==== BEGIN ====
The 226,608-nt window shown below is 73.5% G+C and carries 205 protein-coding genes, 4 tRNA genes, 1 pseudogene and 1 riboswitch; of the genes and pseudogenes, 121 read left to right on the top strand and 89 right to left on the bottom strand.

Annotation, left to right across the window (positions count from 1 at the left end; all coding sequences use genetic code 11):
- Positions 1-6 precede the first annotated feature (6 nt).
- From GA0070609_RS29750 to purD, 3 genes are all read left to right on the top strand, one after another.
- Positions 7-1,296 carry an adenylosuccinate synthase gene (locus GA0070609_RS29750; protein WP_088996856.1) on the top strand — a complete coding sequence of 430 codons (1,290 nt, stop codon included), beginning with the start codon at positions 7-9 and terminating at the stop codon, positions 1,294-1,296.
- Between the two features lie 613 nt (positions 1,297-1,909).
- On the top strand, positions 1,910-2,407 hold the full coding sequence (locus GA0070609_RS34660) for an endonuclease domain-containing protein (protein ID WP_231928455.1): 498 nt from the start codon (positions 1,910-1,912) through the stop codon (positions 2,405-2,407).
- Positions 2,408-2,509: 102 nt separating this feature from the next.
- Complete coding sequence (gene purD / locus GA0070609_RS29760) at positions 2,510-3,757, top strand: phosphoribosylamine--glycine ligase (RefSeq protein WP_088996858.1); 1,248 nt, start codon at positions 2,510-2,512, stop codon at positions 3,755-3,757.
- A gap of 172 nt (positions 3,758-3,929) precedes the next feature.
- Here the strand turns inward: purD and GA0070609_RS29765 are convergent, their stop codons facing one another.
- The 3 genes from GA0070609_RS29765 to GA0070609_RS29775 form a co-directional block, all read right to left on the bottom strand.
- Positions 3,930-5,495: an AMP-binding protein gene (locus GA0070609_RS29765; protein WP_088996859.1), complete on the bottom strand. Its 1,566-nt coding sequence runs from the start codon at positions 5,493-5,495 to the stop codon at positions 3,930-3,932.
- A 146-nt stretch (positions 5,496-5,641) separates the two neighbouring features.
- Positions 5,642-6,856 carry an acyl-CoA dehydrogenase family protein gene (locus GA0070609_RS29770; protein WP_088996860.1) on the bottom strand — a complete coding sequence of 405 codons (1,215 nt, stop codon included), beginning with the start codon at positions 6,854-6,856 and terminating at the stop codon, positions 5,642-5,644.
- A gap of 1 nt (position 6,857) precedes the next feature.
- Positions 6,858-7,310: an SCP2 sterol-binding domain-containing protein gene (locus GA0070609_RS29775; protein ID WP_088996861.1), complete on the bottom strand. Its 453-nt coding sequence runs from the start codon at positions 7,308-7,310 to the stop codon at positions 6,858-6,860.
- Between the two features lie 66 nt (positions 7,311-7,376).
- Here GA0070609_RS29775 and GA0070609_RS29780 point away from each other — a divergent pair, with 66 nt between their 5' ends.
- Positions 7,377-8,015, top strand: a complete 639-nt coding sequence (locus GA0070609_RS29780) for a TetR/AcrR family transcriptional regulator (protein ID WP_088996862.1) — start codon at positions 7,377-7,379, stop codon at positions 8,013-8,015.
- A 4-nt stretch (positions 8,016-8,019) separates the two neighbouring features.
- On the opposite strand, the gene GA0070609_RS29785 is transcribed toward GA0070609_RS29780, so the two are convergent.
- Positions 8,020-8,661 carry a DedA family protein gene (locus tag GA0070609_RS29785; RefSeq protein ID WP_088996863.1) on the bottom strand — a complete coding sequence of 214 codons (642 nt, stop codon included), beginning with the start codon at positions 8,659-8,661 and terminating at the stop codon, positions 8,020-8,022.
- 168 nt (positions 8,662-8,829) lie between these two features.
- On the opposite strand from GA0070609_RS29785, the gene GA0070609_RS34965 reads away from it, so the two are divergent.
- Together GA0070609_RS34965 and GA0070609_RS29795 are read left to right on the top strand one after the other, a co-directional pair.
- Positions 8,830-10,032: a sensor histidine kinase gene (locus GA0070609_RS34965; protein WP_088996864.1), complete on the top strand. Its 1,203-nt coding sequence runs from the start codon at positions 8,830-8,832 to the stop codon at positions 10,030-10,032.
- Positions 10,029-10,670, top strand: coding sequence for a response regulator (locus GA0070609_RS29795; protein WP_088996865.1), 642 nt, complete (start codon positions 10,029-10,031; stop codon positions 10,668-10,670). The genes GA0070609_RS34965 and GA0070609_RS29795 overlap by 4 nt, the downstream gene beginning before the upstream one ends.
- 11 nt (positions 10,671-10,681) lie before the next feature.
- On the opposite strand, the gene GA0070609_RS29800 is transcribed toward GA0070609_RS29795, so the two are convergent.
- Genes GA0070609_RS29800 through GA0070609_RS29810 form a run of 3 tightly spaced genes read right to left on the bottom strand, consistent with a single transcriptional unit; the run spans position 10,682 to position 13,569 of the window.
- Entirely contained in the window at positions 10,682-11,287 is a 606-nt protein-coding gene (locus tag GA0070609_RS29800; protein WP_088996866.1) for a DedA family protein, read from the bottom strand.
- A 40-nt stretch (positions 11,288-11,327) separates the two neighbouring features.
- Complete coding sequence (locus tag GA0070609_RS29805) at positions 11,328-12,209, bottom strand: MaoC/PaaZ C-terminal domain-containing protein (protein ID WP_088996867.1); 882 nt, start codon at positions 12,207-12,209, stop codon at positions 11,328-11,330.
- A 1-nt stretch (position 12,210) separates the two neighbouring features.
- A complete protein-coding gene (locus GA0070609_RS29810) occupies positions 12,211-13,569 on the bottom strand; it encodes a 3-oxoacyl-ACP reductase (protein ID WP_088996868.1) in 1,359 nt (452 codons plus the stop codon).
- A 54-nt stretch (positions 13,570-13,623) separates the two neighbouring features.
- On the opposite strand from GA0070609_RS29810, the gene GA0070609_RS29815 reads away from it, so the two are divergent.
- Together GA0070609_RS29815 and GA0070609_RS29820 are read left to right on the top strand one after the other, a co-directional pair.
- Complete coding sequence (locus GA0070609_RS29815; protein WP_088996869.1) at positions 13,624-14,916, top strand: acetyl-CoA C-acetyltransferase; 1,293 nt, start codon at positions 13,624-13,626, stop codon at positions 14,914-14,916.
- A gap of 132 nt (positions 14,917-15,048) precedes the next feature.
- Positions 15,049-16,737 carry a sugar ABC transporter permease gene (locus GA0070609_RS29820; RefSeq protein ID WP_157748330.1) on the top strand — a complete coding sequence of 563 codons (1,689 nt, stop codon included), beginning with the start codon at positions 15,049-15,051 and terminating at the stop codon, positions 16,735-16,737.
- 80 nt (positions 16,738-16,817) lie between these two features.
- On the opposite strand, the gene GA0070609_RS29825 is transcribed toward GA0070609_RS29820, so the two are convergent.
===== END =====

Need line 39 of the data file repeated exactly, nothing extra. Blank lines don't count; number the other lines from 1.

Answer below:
- Together GA0070609_RS29815 and GA0070609_RS29820 are read left to right on the top strand one after the other, a co-directional pair.